After refusing to sign an easement for beachfill work in past years, Edgar and Patricia Newman, owners of an oceanfront home in the Holgate section of Long Beach Township, say they’ve given in to the township’s request after seeing damage from Hurricane Sandy.
“When Sandy came, it became pretty evident (that) as much we were concerned for the future there wouldn’t be any future for the island if we didn’t do something,” Edgar Newman said.
Long Beach Township officials had been battling a segment of the island’s beachfront homeowners for years over their refusal to sign easements needed to undertake beach replenishment projects. But in the aftermath of Sandy, many homeowners are reconsidering.
One thing changing the minds of homeowners, including the seven holdouts in Holgate, is the protection the beach fill projects provided properties compared with areas that had not been built up with sand and dunes.
After the storm, Long Beach Township Mayor Joseph Mancini credited a replenishment project in the Brant Beach section with sparing homes the brunt of the storm. The project was completed in June and cost $16.7 million after contractors pumped 1.2 million cubic yards of sand on beaches between 31st and 57th streets.
Township officials are applying pressure to the holdouts.
Just days after the Oct. 29 storm, Mancini, citing a 1979 ordinance, said oceanfront homeowners who have not signed easements to complete the project would have to pick up the tab to repair dunes at their homes.
The ordinance also contends that until dunes are rebuilt in front of homes, building permits will not be issued to repair the damage to the houses.
"They can't use the excuse that they don't want a boardwalk, showers and toilets anymore. They now have to answer the damage their neighbor's suffered from the storm. There are no more excuses. We have to move on," Mancini said.
Long Beach Township has had issues with holdouts. The township, the largest municipality on Long Beach Island at 12 miles, has 470 oceanfront properties; 170 of those oceanfront homeowners will not sign easements to start a beachfill project.
In March 2009, the Newmans, in an interview with the Press of Atlantic City, were adamant about not signing an easement to grant access to the U.S. Army Corps of Engineers and state Department of Environmental Protection to complete a beachfill project.
Their objections included the lack of funding at the time for the project and what they believed was a lack of commitment by the township to maintain the existing dunes.
A clause in the contract that granted the agencies permanent access to the beaches in front of their homes, a so-called “perpetuity clause,” was a big concern.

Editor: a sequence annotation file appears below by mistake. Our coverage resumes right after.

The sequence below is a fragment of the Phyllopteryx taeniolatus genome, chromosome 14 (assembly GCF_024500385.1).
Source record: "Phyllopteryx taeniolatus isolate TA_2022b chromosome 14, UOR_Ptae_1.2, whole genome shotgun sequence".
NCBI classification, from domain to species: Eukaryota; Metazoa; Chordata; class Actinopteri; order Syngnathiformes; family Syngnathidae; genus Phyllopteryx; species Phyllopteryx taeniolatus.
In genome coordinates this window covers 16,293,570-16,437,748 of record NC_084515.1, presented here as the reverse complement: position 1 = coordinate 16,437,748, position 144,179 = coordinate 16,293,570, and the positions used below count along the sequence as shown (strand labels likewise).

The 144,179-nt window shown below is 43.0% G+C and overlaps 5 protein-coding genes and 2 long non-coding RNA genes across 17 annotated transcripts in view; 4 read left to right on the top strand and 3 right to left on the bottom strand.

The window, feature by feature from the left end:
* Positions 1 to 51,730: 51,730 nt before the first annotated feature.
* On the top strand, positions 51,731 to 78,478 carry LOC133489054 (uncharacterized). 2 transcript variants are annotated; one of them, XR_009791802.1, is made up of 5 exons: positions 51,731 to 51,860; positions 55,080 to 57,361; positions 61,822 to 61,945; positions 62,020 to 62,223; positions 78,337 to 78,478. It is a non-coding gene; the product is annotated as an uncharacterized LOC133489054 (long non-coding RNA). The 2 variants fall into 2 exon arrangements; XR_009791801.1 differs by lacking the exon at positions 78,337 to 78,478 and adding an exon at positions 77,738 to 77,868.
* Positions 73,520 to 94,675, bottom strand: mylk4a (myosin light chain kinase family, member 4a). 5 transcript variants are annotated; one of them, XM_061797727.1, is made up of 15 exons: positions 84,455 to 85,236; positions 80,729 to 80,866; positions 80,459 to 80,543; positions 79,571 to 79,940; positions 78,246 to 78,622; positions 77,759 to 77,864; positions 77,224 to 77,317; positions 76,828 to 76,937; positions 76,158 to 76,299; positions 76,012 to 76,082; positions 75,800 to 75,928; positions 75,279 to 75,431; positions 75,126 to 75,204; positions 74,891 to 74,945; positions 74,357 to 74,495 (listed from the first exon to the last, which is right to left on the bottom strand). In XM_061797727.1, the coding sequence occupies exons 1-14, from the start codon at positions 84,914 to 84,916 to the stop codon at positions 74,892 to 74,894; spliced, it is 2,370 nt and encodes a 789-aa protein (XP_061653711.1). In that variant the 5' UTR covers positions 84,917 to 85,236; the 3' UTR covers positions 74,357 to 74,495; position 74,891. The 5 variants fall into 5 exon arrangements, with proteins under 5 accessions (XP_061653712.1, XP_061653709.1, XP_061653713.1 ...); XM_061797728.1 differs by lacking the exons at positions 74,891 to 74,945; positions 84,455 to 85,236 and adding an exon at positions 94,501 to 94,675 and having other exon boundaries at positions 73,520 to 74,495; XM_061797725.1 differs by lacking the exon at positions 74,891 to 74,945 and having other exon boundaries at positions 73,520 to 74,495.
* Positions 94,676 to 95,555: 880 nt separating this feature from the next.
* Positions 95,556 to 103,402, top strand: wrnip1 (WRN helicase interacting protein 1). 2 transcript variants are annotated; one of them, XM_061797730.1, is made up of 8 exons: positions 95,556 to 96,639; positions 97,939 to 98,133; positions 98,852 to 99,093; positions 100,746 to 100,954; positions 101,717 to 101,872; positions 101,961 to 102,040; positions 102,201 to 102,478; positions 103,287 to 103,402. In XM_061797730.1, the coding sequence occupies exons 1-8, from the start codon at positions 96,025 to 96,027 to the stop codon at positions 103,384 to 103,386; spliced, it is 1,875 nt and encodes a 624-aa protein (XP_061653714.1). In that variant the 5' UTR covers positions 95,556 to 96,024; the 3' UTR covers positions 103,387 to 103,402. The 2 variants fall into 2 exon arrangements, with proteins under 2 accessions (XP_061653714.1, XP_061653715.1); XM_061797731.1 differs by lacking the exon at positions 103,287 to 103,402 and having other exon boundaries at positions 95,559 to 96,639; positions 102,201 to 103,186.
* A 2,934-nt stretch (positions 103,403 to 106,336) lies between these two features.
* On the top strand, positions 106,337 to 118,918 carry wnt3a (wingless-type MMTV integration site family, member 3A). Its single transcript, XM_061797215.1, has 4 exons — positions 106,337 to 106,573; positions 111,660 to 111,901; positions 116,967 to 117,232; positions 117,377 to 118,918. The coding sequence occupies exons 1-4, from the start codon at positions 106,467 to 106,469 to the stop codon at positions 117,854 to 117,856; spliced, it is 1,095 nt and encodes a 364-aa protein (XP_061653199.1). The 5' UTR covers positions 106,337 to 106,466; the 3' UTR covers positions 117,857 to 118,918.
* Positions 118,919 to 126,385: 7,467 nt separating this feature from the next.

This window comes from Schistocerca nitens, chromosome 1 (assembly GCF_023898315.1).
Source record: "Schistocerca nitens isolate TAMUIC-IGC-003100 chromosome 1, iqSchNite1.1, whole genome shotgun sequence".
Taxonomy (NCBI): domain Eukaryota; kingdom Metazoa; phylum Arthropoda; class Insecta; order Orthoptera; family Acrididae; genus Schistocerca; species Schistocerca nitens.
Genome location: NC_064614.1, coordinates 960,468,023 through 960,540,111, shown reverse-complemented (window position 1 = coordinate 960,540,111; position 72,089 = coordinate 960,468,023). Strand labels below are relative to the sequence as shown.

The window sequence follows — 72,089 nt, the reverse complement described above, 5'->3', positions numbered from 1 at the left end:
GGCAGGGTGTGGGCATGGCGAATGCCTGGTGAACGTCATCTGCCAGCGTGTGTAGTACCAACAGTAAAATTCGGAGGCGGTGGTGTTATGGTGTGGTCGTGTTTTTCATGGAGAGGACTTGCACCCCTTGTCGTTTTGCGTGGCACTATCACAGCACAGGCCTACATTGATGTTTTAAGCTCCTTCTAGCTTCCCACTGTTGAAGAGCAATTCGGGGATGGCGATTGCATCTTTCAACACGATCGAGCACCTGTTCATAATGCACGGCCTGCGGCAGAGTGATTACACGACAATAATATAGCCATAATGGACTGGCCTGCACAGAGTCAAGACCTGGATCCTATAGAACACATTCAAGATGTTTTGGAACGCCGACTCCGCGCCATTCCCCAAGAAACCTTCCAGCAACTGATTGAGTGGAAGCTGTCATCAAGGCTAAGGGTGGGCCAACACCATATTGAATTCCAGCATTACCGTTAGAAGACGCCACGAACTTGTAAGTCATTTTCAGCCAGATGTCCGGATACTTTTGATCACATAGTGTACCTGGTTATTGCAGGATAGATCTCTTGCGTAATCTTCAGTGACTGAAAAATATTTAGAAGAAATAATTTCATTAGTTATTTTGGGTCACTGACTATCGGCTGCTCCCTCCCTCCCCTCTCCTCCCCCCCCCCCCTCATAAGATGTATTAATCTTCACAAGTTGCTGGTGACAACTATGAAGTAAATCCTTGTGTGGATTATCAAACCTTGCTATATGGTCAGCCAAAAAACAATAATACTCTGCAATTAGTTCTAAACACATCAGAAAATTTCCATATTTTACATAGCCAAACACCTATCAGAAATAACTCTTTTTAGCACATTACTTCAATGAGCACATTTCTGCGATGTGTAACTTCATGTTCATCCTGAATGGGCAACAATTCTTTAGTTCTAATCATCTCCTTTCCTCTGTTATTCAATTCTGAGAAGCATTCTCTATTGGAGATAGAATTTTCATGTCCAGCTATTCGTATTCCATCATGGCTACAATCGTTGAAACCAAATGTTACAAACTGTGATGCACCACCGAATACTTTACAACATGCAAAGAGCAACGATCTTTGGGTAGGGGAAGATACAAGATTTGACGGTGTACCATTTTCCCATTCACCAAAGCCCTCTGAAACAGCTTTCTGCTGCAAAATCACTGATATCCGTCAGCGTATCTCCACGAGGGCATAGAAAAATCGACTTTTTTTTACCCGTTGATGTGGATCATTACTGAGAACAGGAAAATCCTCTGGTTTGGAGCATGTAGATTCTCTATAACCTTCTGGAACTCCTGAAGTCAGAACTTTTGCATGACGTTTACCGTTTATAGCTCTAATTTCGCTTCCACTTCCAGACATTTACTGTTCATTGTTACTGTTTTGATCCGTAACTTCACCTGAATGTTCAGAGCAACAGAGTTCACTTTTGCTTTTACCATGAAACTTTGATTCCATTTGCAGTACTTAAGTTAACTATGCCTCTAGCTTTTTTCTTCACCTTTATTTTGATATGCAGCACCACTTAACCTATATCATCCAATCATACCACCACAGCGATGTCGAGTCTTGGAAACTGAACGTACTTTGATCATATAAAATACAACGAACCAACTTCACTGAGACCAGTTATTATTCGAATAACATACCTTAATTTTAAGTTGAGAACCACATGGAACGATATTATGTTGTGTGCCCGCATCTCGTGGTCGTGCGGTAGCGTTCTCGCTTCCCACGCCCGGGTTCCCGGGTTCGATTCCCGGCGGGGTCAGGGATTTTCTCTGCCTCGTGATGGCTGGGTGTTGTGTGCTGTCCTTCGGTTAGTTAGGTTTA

“I didn’t know where technology would take us, and 10 years from now, they may have wanted to put on a monorail along the whole beach, and I don’t want something like that,” Edgar Newman said.
Now, the couple has changed their minds, in part because of the dune system in front of their house that protected it from major damage.
“When we first came back that first day, I just cried when I saw what happened. I guess you could say it was a wake-up call. We had to disregard the future,” Edgar Newman said.
Michael Kudra, of Yardley, Pa., owns a Holgate home with his brother, George, and the two had refused requests to sign.
“We’re going to sign. What happened there is awful, and to just see the devastation ...” Kudra said Thursday.
Susan Smith, of Belvidere, Warren County, is the niece of Anthony Piperata and executor of his estate. She said she is signing the easement. She has been dealing with her uncle’s estate for the last seven years, since he died.
“He just let things go for many years,” she said of her uncle. “I can’t say why he did or he didn’t sign it.”
Neville Kotwal, of Doylestown, Pa., has owned his home in Holgate since December 2010. He said he has never received an easement to sign and was not aware of the issue. He said he has not received mail at the address for weeks and has not been able to return to the island because of work in Pennsylvania.
“Of course I will sign,” Kotwal said Thursday. “I almost lost my home in the storm. Anyone who doesn’t sign is an idiot, and they deserve for their home to be washed away.”
Thursday, a man answered the phone at the home of Holgate oceanfront homeowners Edward and Marilyn Kaufman in Naples, Fla. The man said the Kaufmans would not comment on signing their easement.
Owners Robert Libauer, Mary S. Phillips and Marianne Van Volkenburgh could not be reached for comment.
Bill Kunz, chairman of the township Beach Replenishment Committee, said it is disappointing to know there are still homeowners in Holgate who refuse to sign easements.
“One of them said to us, ‘Just call our attorney.’ And to think they could live and know they didn’t sign this. It’s a little beyond my comprehension,” Kunz said.
Holgate business owner and resident Bill Hutson is among a group of nonoceanfront homeowners who are considering filing a lawsuit against the oceanfront owners for damages. Nobody in the group, however, really wants to sue, but the oceanfront holdouts have pushed them to do it, Hutson said.
“Not only were they fools for not signing before, but now they’re really fools,” Hutson said. “If they don’t sign we have no choice. We have to do this. They better sign, or if we start this we’ll literally be looking to seek hundreds of millions of dollars worth of damage.”
Every day, township Municipal Clerk Teri Sgro and Mancini call the seven homeowners and work to get them to sign and send in their easements, he said.
"I'm confident that we'll have all but maybe two sign, and then we will go from there,” Mancini said. “The state has given us permission to pursue eminent domain in federal court, to see if they will honor special benefits are that they will take into account the cost of the sand and the protection it is to the property.”
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